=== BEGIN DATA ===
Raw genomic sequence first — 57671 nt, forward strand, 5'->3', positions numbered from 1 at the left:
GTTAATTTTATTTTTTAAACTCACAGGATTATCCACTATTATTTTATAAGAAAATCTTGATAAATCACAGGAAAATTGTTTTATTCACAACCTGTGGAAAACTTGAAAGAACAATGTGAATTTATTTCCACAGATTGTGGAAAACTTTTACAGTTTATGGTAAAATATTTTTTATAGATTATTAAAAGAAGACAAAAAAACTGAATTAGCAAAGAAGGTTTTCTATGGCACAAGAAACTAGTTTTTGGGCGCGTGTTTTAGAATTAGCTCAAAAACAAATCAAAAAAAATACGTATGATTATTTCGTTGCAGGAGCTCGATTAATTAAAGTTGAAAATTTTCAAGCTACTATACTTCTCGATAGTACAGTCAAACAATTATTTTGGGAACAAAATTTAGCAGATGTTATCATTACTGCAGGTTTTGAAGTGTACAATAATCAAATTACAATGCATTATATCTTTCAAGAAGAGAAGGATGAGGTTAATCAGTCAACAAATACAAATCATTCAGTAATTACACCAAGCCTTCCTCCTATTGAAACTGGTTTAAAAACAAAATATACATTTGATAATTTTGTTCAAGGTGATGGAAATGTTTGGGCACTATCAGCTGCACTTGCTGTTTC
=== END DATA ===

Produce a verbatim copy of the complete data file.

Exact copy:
Raw genomic sequence first — 57671 nt, forward strand, 5'->3', positions numbered from 1 at the left:
GTTAATTTTATTTTTTAAACTCACAGGATTATCCACTATTATTTTATAAGAAAATCTTGATAAATCACAGGAAAATTGTTTTATTCACAACCTGTGGAAAACTTGAAAGAACAATGTGAATTTATTTCCACAGATTGTGGAAAACTTTTACAGTTTATGGTAAAATATTTTTTATAGATTATTAAAAGAAGACAAAAAAACTGAATTAGCAAAGAAGGTTTTCTATGGCACAAGAAACTAGTTTTTGGGCGCGTGTTTTAGAATTAGCTCAAAAACAAATCAAAAAAAATACGTATGATTATTTCGTTGCAGGAGCTCGATTAATTAAAGTTGAAAATTTTCAAGCTACTATACTTCTCGATAGTACAGTCAAACAATTATTTTGGGAACAAAATTTAGCAGATGTTATCATTACTGCAGGTTTTGAAGTGTACAATAATCAAATTACAATGCATTATATCTTTCAAGAAGAGAAGGATGAGGTTAATCAGTCAACAAATACAAATCATTCAGTAATTACACCAAGCCTTCCTCCTATTGAAACTGGTTTAAAAACAAAATATACATTTGATAATTTTGTTCAAGGTGATGGAAATGTTTGGGCACTATCAGCTGCACTTGCTGTTTC